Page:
When we’ve discussed the woes afflicting residential mortgage securitizations, in particular, the deep seated problems arising from the frequent if not widespread failure of the original parties to the deal to take the steps stipulated in their own agreements needed to convey the notes (the borrower’s promissory note) to the securitization legal vehicle, a trust. Although we’ve touched on the problems posed by MERS, if you’ve screwed up on conveying the note in a RMBS, you are very badly stuck. MERS related problems are rounding error. But that isn’t to minimize the problems MERS has created separately, particularly with the integrity of local records, and the way MERS has been abused in court proceedings. Specifically, and bizarrely, foreclosures are often made in the name of MERS. In 45 states, the note is the critical document, and the lien, which is what is registered at MERS, has no independent status. It is the noteholder that has to foreclose, not a mere computer registry for the mortgage. Increasingly, state courts are taking a very dim view of MERS foreclosures.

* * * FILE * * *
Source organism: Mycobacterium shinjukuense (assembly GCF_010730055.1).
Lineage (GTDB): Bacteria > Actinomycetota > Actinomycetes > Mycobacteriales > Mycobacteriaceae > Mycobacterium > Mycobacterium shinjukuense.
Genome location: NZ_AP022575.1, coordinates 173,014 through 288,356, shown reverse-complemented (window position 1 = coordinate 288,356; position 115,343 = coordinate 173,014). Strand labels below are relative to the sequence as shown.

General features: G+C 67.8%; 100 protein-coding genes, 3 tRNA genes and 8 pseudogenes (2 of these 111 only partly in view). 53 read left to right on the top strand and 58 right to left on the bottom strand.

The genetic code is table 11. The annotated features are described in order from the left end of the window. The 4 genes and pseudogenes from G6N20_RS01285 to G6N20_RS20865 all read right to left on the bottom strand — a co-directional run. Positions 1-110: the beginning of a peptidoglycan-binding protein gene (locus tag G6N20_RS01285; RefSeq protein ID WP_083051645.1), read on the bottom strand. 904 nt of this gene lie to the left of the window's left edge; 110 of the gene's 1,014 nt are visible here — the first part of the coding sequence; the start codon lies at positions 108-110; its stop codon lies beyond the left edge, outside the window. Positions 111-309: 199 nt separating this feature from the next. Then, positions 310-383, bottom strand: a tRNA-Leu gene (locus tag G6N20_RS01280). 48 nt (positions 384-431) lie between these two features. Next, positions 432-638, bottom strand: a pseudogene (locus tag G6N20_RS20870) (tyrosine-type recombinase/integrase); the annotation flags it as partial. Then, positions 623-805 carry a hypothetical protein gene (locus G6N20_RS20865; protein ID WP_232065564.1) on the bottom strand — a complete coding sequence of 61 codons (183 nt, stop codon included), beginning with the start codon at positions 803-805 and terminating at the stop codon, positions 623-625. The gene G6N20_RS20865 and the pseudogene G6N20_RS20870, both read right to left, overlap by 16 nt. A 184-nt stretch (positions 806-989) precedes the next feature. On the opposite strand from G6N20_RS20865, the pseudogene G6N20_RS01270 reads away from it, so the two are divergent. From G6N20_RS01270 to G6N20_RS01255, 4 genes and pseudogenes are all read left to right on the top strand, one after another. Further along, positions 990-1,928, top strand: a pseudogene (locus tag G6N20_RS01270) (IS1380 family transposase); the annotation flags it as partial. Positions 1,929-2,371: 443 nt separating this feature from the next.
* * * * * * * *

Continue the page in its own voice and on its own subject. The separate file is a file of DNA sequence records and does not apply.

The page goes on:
Housing Wire points out that MERS has also been a party foreclosing in some commercial real estate transactions, again presumably in securitized deals. However, HW assures readers this won’t be a big problem, since relatively few commercial deals actually wind up in foreclosure (I assume because most have cash flow, and perhaps due to differences in servicer fee structures, that most commercial RE loans gone sour are restructured).
From Housing Wire:
Possible foreclosure issues with loans processed through the Mortgage Electronic Recording System, or MERS, may be spreading to commercial real estate, but the effect on securitizations could be minimal, according to Barclays Capital analysts…
According to BarCap, these lawsuits are spreading outside the residential space, challenging foreclosures on loans backing commercial mortgage-backed securities.
But analysts believe there are legal remedies available to limit any negative effect for investors.
“As such, there could be a scenario where MERS originated loans could see a possible extension in liquidation timelines by a few months, but this should not affect CMBS valuations on a fundamental level,” according to BarCap.
Foreclosures still remain low on CMBS loans, standing at about 2.2% of outstanding balance through September, according to analysts.